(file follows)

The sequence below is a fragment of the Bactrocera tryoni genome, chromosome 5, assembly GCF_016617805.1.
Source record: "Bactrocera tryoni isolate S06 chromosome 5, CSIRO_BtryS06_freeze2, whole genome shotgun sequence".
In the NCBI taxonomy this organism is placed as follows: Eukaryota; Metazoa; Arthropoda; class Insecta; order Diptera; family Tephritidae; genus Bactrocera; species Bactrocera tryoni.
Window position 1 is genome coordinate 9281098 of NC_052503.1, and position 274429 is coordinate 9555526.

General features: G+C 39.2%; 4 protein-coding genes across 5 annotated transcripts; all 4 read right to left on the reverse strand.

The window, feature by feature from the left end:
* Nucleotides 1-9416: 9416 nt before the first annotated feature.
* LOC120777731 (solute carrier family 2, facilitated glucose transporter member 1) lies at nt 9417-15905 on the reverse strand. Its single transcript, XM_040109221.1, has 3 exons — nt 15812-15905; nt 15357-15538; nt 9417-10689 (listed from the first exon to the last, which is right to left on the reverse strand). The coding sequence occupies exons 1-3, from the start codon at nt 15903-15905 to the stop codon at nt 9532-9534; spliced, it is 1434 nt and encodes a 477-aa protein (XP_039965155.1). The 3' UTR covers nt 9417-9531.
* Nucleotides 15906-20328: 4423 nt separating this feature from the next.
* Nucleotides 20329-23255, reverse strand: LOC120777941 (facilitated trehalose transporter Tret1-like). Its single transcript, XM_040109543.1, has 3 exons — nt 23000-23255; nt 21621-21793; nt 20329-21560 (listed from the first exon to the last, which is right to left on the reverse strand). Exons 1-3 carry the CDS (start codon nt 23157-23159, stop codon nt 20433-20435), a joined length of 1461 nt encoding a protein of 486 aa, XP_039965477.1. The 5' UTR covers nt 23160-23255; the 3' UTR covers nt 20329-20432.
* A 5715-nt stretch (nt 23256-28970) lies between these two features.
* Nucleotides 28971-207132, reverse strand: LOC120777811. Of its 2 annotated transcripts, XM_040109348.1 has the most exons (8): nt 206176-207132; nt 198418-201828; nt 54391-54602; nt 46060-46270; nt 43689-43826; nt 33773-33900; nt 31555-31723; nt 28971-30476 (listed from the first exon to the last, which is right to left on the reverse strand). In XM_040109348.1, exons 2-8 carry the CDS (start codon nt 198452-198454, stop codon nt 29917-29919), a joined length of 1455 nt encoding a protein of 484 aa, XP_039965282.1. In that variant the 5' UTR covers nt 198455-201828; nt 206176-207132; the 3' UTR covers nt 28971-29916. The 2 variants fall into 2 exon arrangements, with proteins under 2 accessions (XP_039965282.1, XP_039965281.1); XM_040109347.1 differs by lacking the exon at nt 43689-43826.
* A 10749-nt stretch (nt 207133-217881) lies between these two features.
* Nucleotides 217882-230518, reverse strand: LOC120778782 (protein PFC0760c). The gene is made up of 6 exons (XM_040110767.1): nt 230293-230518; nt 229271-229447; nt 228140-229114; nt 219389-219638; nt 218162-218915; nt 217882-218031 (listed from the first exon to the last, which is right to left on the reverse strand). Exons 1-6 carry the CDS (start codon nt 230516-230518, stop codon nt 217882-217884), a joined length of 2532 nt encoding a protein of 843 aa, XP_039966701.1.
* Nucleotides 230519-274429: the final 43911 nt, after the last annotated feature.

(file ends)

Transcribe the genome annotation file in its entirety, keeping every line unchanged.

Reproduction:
The sequence below is a fragment of the Bactrocera tryoni genome, chromosome 5, assembly GCF_016617805.1.
Source record: "Bactrocera tryoni isolate S06 chromosome 5, CSIRO_BtryS06_freeze2, whole genome shotgun sequence".
In the NCBI taxonomy this organism is placed as follows: Eukaryota; Metazoa; Arthropoda; class Insecta; order Diptera; family Tephritidae; genus Bactrocera; species Bactrocera tryoni.
Window position 1 is genome coordinate 9281098 of NC_052503.1, and position 274429 is coordinate 9555526.

General features: G+C 39.2%; 4 protein-coding genes across 5 annotated transcripts; all 4 read right to left on the reverse strand.

The window, feature by feature from the left end:
* Nucleotides 1-9416: 9416 nt before the first annotated feature.
* LOC120777731 (solute carrier family 2, facilitated glucose transporter member 1) lies at nt 9417-15905 on the reverse strand. Its single transcript, XM_040109221.1, has 3 exons — nt 15812-15905; nt 15357-15538; nt 9417-10689 (listed from the first exon to the last, which is right to left on the reverse strand). The coding sequence occupies exons 1-3, from the start codon at nt 15903-15905 to the stop codon at nt 9532-9534; spliced, it is 1434 nt and encodes a 477-aa protein (XP_039965155.1). The 3' UTR covers nt 9417-9531.
* Nucleotides 15906-20328: 4423 nt separating this feature from the next.
* Nucleotides 20329-23255, reverse strand: LOC120777941 (facilitated trehalose transporter Tret1-like). Its single transcript, XM_040109543.1, has 3 exons — nt 23000-23255; nt 21621-21793; nt 20329-21560 (listed from the first exon to the last, which is right to left on the reverse strand). Exons 1-3 carry the CDS (start codon nt 23157-23159, stop codon nt 20433-20435), a joined length of 1461 nt encoding a protein of 486 aa, XP_039965477.1. The 5' UTR covers nt 23160-23255; the 3' UTR covers nt 20329-20432.
* A 5715-nt stretch (nt 23256-28970) lies between these two features.
* Nucleotides 28971-207132, reverse strand: LOC120777811. Of its 2 annotated transcripts, XM_040109348.1 has the most exons (8): nt 206176-207132; nt 198418-201828; nt 54391-54602; nt 46060-46270; nt 43689-43826; nt 33773-33900; nt 31555-31723; nt 28971-30476 (listed from the first exon to the last, which is right to left on the reverse strand). In XM_040109348.1, exons 2-8 carry the CDS (start codon nt 198452-198454, stop codon nt 29917-29919), a joined length of 1455 nt encoding a protein of 484 aa, XP_039965282.1. In that variant the 5' UTR covers nt 198455-201828; nt 206176-207132; the 3' UTR covers nt 28971-29916. The 2 variants fall into 2 exon arrangements, with proteins under 2 accessions (XP_039965282.1, XP_039965281.1); XM_040109347.1 differs by lacking the exon at nt 43689-43826.
* A 10749-nt stretch (nt 207133-217881) lies between these two features.
* Nucleotides 217882-230518, reverse strand: LOC120778782 (protein PFC0760c). The gene is made up of 6 exons (XM_040110767.1): nt 230293-230518; nt 229271-229447; nt 228140-229114; nt 219389-219638; nt 218162-218915; nt 217882-218031 (listed from the first exon to the last, which is right to left on the reverse strand). Exons 1-6 carry the CDS (start codon nt 230516-230518, stop codon nt 217882-217884), a joined length of 2532 nt encoding a protein of 843 aa, XP_039966701.1.
* Nucleotides 230519-274429: the final 43911 nt, after the last annotated feature.